Activist Abdurraouf Eshati admits £18.6m arms plot role
A Libyan activist has admitted his part in an international network plotting an £18.6m deal to bring arms to the war-torn country.
Abdurraouf Eshati, who had an address in Wrexham and was due to stand trial at the Old Bailey, changed his plea.
The 29-year-old admitted collecting information for terrorist purposes on or around 1 December, 2014.
The charge related to two electronic documents on the purchase of ammunition and cargo plane hire.
The court heard the documents outlined a plan to send the huge consignment of ammunition to Libya, via a contact in Italy, in support of the Zintan people of the eastern region.
Eshati was caught trying to get to France in the back of a lorry with 19 other people at the port of Dover in Kent on 30 November last year.
On his mobile phone, police found an invoice from an arms supplier for the sale and delivery of ammunition to Tobruk in Libya and a document about chartering a cargo jet for £163,000 for use in Libya.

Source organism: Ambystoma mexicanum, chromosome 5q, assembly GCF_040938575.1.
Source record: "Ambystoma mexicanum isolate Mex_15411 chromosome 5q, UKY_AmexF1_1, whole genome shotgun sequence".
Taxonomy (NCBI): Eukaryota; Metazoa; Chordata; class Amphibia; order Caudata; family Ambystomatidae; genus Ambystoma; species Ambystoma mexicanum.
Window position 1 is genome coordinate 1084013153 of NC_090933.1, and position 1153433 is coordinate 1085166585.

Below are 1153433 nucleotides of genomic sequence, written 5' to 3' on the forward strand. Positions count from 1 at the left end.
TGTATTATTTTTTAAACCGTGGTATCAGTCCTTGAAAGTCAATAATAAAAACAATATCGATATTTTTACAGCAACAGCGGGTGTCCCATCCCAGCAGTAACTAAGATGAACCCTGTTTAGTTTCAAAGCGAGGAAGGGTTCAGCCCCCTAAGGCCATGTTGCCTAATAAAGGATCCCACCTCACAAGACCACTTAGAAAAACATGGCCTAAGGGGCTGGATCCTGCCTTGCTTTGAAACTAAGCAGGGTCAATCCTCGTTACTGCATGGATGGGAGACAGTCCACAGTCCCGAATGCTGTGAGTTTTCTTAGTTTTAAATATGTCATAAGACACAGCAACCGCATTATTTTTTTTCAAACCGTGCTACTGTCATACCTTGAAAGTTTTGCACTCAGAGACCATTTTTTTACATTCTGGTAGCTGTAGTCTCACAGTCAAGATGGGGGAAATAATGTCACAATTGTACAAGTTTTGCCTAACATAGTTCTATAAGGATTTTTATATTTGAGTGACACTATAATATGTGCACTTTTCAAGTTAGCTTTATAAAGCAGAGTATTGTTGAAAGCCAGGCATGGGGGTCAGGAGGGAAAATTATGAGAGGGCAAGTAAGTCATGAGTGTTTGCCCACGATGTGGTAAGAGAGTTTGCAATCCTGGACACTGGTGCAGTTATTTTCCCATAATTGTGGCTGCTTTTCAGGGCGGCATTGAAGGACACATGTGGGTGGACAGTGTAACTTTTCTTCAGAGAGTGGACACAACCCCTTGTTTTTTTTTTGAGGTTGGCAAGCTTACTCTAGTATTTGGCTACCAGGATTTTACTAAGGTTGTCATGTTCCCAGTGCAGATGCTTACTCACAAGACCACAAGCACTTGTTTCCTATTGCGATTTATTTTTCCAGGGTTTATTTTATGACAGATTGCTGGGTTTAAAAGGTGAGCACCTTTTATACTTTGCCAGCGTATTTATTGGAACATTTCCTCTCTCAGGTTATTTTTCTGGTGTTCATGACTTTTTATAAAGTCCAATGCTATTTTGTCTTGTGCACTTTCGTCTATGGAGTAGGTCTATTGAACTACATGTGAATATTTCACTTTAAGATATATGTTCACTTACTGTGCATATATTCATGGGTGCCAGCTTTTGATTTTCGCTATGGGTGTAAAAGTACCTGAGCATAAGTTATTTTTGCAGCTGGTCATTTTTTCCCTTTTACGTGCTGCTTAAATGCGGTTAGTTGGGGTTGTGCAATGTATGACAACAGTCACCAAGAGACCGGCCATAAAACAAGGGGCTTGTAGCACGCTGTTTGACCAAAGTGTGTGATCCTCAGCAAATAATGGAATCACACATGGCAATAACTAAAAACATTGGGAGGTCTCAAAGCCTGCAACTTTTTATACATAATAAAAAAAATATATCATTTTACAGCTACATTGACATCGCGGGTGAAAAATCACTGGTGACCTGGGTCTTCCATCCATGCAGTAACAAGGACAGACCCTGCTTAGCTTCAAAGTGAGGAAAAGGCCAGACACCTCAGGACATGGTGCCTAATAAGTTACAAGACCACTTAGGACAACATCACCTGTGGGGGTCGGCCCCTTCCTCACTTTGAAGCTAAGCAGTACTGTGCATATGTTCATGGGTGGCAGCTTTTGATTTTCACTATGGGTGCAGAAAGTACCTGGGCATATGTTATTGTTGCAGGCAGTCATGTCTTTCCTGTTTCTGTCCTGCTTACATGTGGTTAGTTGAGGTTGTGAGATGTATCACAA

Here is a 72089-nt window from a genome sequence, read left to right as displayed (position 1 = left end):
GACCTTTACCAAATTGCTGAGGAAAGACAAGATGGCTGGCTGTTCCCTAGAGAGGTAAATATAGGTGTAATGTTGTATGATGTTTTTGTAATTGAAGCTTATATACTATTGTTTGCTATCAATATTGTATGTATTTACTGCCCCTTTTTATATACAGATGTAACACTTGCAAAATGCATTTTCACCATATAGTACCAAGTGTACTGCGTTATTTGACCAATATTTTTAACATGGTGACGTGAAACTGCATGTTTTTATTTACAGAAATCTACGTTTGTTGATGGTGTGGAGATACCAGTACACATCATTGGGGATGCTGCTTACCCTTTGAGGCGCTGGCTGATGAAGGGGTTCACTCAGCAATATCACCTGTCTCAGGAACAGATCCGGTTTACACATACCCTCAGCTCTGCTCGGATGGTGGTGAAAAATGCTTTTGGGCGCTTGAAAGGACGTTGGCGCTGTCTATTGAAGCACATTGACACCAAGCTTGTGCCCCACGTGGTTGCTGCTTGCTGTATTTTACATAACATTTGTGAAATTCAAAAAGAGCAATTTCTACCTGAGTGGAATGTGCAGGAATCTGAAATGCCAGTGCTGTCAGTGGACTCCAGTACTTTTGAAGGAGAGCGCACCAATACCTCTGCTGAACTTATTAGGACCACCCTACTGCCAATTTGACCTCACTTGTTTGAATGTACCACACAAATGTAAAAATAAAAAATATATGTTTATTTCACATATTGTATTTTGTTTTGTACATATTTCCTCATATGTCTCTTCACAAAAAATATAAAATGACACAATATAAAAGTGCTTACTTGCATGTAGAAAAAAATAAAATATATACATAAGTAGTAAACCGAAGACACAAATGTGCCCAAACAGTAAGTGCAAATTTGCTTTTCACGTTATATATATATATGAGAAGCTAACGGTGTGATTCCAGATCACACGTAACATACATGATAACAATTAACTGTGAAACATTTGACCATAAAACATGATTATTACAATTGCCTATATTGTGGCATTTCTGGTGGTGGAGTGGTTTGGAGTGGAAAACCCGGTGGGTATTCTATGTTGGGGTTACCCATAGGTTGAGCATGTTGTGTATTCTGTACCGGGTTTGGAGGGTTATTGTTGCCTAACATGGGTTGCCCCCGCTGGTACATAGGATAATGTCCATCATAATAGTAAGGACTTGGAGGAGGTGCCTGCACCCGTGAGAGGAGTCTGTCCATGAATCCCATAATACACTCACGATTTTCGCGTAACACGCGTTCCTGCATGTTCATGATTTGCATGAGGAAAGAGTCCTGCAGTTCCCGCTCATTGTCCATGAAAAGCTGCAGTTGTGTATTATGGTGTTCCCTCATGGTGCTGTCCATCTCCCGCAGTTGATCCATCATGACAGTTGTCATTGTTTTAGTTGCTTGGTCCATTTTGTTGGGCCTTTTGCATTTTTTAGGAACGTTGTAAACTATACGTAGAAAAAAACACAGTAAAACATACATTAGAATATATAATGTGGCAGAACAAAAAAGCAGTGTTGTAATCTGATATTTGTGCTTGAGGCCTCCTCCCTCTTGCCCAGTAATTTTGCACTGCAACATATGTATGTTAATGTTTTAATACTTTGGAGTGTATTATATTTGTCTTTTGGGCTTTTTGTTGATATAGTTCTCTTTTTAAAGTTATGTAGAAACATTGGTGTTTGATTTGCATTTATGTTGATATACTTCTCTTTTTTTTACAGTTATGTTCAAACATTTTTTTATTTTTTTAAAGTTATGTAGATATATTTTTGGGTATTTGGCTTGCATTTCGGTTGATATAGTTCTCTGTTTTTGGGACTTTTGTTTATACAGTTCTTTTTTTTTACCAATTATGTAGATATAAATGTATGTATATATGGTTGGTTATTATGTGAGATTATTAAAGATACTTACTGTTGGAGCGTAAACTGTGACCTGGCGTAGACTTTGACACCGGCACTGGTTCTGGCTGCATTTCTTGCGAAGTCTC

Eshati also sent a contact photographs of activists from the militia group Ansar Al Sharia, a beheading and armaments in action, demonstrating his allegiance to the Zintan people.
Police also raided Eshati's address in Wrexham as part of the investigation.
Meanwhile, investigations in Italy revealed the defendant had been caught up in a determined attempt to get arms into Libya in plain contravention of the UN embargo.
But cash for the hire of the cargo jet went missing and the deal was never completed.
Eshati's role was to translate the documents for a friend and senior Libyan Army officer, Ibrahim El-Tumi, who was believed to have brokered the deal.
On his arrest, Eshati told police he had been in Britain since 2009 on a visa and later as an asylum seeker.
He said his father had been a senior figure in the Gaddafi regime and was now in prison in Tripoli while his two brothers had been murdered. However, this was a false claim.
Eshati has also admitted seeking leave to remain in the United Kingdom by deception on or before 14, December 2012, by falsely claiming he was at risk of persecution if returned to Libya.
He is in custody and will be sentenced on Tuesday.